Labour has stepped up its protests against housing benefit cuts - claiming there is no alternative local accommodation for 96% of those hit by the so-called "bedroom tax".
The controversial move to withdraw benefit from social housing tenants deemed to have a spare room comes into force today as part of a package of welfare reforms.
Those with one spare room will be deducted 14% and those with more lose a quarter - removing what the Government calls a "spare room subsidy" not available to private tenants.
Ministers say the change - affecting around 660,000 claimants - will save the taxpayer £500 million a year and free up unused space for people on waiting lists.
But they have been forced to make concessions to protect foster parents and armed forces families and face a legal challenge on behalf of disabled children.
Labour said freedom of information responses showed local councils had sufficient one and two bedroom properties to house only one in 20 of those families with spare rooms.
Responses from 37 authorities across Britain revealed 96,041 households faced losing benefit but there were only 3,688 smaller homes available.
Shadow work and pensions secretary Liam Byrne said: "These shocking new figures reveal the big lie behind this Government's cruel bedroom tax.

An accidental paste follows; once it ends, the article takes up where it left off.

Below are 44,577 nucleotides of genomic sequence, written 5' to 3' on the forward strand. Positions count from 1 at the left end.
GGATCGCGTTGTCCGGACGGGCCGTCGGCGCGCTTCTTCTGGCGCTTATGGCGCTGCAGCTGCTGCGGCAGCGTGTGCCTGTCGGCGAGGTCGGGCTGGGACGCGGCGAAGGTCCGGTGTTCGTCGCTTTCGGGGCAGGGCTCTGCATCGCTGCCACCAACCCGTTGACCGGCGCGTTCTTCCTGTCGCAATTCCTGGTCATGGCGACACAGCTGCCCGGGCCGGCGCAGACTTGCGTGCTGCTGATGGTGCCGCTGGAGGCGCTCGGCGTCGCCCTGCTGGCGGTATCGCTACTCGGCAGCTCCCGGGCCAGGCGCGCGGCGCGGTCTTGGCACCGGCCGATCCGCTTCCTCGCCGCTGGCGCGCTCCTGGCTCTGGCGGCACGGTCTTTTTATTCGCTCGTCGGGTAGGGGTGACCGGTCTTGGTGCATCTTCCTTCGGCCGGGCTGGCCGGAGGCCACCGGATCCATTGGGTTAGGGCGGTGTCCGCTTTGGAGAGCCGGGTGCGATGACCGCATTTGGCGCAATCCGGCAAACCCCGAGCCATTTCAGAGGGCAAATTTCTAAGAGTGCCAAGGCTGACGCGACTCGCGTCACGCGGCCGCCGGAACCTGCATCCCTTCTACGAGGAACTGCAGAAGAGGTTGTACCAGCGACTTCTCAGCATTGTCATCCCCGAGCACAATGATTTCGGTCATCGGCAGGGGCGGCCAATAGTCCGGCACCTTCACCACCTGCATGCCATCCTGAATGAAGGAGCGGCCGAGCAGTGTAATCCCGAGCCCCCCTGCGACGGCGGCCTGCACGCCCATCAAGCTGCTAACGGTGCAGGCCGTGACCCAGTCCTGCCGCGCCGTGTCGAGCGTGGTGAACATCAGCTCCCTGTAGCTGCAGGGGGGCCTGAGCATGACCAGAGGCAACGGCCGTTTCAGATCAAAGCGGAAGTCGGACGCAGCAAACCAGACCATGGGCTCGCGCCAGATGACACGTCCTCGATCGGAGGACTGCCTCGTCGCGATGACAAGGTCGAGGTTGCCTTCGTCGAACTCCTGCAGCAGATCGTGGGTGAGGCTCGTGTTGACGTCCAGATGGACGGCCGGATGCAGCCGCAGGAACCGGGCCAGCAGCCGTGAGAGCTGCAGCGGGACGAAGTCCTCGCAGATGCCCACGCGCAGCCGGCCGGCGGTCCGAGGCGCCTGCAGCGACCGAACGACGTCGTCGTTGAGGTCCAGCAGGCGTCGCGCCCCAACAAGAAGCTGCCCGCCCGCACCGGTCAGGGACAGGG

"They say it's not a tax but 96% of people have nowhere to move to.
"In the same week that millionaires get a huge tax cut, hundreds of thousands of vulnerable people will be hit by a vicious tax they can't escape.
"This wicked bedroom tax is going to rip neighbour from neighbour, force vulnerable people to food banks and loan sharks, and end up costing Britain more than it saves as tenants are forced to go homeless or move into the expensive private rented sector.
"It is the worst possible blend of cruelty and incompetence. The Government must think again and drop this tax now."
The National Housing Federation (NHF) says the reform will fail to solve overcrowding and could even increase the welfare bill.
If everyone moved, many would end up in the private rented sector, in some cases meaning larger housing benefit claims and the expense of adapting new homes for disabled tenants.
It found around two-thirds of those affected are disabled. The Government has said local councils have been provided with sufficient hardship funds to deal with such cases.
Disabled children expected to share a room under the new rules are among a group who have won the right to a judicial review of the policy, claiming it affects them disproportionately.Suggest a correction